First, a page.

A recently signed transgender student rights law in California may be secure as one LGBT advocate says it’s unlikely opponents of the law have submitted enough legitimate signatures to put the measure up for referendum.
A total of 504,760 signatures were due last Thursday, which are required to place the law, known as the School Success & Opportunity Act, on the ballot for the 2014 election. Opponents of the measure, led by the Privacy for All Students Coalition, submitted 613,120 signatures from a majority of state counties in favor of overturning the law.
But they’re averaging just 75 percent authenticity in the random sample as of Friday, which is significantly below the average ultimately needed to qualify. If the number of valid signatures is less than 95 percent of the 504,760 needed, the measure would fail to qualify for the ballot.
John O’Connor, executive director of Equality California, said “it’s unlikely, [but] it’s not impossible” that the measure will come up for referendum given the signature validation percentage at this point.
“They’re going to need an 81.41 percent validity rate to qualify for the ballot,” O’Connor said. “You can see that they’re well below it currently. That 81.41 percent would be well above the average for any signature gathering activity. So, I mean there’s very real reason to hope that they’re not going to, but nothing’s conclusive itself until the process ends, and, sadly, we just have to give it it’s time to work.”
Although the results of 11 counties have been examined, the signatures from 47 counties have yet to be reviewed. Of these 47, three have yet to report their signature data — Amador, Mono and Mariposa — but they’re small and the signatures there are unlikely to affect the outcome of the validation process.
The deadline for the California Secretary of State to complete the random sample validation is Jan. 8.
If opponents of the law were found to have between 95 and 110 percent valid names in the random sample of the required total, the California Secretary of State would require a full check of signatures, which could mean the verification process could go into mid-March.
A random sample in which more than 110 percent of the names were deemed valid of the required total would mean the measure would immediately qualify for the ballot.
The law, signed by California Gov. Jerry Brown on Aug. 13, requires California public schools to respect students’ gender identity and ensures transgender students have access to school activities, facilities and sports teams in accordance with their gender identity.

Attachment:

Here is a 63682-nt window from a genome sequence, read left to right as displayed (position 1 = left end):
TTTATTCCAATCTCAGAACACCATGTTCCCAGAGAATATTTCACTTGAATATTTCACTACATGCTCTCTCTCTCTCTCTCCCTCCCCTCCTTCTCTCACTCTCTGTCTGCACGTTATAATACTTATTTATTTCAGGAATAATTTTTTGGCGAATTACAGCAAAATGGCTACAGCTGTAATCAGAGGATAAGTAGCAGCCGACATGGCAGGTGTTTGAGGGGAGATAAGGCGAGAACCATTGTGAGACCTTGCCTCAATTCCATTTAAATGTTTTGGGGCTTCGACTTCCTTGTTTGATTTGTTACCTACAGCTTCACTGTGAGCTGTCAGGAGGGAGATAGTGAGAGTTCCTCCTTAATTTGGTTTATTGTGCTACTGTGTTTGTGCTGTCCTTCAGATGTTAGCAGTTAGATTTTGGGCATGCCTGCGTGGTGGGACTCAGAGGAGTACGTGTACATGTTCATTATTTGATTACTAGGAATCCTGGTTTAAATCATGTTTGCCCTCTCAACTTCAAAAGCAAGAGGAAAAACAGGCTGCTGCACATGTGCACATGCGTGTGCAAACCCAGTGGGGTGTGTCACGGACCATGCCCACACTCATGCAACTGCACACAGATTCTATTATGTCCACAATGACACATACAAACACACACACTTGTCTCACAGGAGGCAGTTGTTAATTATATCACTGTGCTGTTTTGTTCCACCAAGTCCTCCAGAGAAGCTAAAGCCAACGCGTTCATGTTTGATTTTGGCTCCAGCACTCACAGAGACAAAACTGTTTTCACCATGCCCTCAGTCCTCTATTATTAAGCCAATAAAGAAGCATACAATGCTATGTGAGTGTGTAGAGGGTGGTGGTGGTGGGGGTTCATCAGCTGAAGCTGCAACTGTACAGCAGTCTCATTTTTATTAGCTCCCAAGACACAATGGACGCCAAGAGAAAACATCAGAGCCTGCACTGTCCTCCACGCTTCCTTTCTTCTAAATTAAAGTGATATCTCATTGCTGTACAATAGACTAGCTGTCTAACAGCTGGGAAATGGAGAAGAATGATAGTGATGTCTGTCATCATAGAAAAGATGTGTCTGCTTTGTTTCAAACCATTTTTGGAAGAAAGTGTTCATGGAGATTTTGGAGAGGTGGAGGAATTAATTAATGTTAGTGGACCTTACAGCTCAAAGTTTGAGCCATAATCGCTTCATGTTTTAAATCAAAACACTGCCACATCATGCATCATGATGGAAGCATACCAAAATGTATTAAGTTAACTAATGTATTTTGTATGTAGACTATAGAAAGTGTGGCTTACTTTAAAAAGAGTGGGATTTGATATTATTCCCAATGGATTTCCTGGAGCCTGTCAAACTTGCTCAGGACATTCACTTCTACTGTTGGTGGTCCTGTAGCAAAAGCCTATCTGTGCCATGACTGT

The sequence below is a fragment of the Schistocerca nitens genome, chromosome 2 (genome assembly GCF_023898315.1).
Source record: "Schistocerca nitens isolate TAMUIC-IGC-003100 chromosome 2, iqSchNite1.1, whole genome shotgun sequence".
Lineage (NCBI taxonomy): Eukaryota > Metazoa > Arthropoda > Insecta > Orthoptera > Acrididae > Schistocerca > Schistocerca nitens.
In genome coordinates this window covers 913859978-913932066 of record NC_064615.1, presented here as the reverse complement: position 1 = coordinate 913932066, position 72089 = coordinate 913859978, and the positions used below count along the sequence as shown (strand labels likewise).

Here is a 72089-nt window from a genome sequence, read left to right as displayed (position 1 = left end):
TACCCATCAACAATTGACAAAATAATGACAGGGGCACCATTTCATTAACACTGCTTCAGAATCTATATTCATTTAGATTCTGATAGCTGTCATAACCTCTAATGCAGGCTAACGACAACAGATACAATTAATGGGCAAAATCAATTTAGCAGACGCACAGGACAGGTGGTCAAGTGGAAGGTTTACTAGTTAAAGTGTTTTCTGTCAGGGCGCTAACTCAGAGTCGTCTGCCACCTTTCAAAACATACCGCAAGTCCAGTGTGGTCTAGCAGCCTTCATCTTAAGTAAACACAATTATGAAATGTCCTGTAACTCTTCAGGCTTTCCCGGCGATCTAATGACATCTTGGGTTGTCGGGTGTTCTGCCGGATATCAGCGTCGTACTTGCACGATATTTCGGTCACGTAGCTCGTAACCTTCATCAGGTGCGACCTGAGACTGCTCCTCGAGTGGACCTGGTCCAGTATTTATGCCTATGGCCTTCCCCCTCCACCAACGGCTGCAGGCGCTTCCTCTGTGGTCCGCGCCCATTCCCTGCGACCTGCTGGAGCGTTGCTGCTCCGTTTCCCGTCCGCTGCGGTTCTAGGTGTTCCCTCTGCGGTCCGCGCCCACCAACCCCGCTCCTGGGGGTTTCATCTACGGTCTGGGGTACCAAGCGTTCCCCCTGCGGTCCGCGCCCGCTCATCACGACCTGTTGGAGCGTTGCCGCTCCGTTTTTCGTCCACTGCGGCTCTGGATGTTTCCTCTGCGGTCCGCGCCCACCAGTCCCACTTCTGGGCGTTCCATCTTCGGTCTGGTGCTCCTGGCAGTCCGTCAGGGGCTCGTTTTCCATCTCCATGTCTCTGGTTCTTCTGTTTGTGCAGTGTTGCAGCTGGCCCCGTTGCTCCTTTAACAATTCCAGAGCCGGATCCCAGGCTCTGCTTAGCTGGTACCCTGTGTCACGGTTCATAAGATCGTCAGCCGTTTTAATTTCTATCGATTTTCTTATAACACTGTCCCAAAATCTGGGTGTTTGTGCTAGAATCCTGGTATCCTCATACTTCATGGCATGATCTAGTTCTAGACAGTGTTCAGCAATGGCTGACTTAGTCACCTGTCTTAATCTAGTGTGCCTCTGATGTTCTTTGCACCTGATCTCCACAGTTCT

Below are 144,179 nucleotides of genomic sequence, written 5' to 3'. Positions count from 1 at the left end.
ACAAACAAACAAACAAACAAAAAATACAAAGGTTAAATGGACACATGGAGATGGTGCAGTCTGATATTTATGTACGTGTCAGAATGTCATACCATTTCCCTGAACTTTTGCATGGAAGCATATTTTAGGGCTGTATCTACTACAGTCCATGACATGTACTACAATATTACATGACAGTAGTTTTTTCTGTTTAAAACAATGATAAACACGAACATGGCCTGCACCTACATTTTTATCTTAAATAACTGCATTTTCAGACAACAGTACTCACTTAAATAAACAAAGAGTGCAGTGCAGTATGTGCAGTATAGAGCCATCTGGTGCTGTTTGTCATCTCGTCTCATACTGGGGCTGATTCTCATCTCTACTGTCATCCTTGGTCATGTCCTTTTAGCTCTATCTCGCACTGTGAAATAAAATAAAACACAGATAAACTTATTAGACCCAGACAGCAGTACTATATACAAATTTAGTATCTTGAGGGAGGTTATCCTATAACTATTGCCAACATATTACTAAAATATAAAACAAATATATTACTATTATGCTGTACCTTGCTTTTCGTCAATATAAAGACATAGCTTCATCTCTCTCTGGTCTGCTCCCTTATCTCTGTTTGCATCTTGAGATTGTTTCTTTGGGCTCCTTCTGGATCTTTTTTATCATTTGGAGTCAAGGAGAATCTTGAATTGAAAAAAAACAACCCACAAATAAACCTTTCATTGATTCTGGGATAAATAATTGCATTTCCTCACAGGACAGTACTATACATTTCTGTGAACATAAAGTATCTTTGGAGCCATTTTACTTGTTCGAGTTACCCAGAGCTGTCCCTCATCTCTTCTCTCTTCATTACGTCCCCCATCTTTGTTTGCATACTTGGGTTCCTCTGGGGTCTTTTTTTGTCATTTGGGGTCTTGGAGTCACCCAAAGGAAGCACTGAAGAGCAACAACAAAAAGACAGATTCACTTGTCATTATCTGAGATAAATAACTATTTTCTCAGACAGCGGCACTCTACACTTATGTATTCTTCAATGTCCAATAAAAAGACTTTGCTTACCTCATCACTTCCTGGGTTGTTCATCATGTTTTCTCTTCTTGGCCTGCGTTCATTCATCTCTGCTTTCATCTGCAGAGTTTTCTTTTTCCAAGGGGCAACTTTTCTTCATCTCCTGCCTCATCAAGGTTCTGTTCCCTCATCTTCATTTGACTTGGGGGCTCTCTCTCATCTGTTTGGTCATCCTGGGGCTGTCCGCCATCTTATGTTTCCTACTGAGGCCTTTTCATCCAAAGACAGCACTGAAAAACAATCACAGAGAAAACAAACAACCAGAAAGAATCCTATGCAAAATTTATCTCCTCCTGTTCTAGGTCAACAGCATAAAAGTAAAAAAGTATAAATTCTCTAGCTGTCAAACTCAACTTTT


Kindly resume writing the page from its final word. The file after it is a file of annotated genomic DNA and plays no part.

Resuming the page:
O’Connor said “it’s terrible” that opponents of the law would even make the attempt to strip it from the books.
“This is an attack on perhaps the most vulnerable population in our community,” O’Connor said. “They’ve solidly lost on marriage, and so now they’re going to try to go after transgender kids. It’s just despicable.”
While the referendum on the law may be doomed, it’s still possible for opponents of the law to repeal it through the ballot initiative process. Moreover, opponents could go a step further and completely remove gender identity from non-discrimination laws if they so desired. A statutory ballot initiative would require 504,760 signatures to qualify for the ballot; a constitutional amendment would require 807,615 names.
But the time period to gather signatures for the ballot initiative process has already begun. Opponents of the student law would have to submit signatures before six months passes after Brown signed the measure into law, which means that four months remain for them to take action.
O’Connor said he doesn’t know if opponents of the law will pursue this course, but noted it’ll be more difficult as time goes by.
“The fact that the clock has been ticking and they’re losing time right now, it’s curious to me, it makes me wonder what they’re up to,” O’Connor said. “It makes me uncertain whether they will or they won’t.”
The Privacy for All Students Coalition didn’t immediately respond to a request for comment on the assessment of the signature validation process or whether the group intends to pursue a ballot initiative.
Mara Keisling, executive director of the National Center for Transgender Equality, said she shares the optimism that efforts to repeal the California student law will fail.
“While we wait for the official results of the signature verification, we’re optimistic that, because of our friends in California, the ballot initiative will fail,” Keisling said. “The Transgender Law Center, the National Center for Lesbian Rights and Equality California, among others, moved quickly to counter the repeal effort. And what we’ve shown is that campaigning against transgender kids won’t win in California or anywhere else.”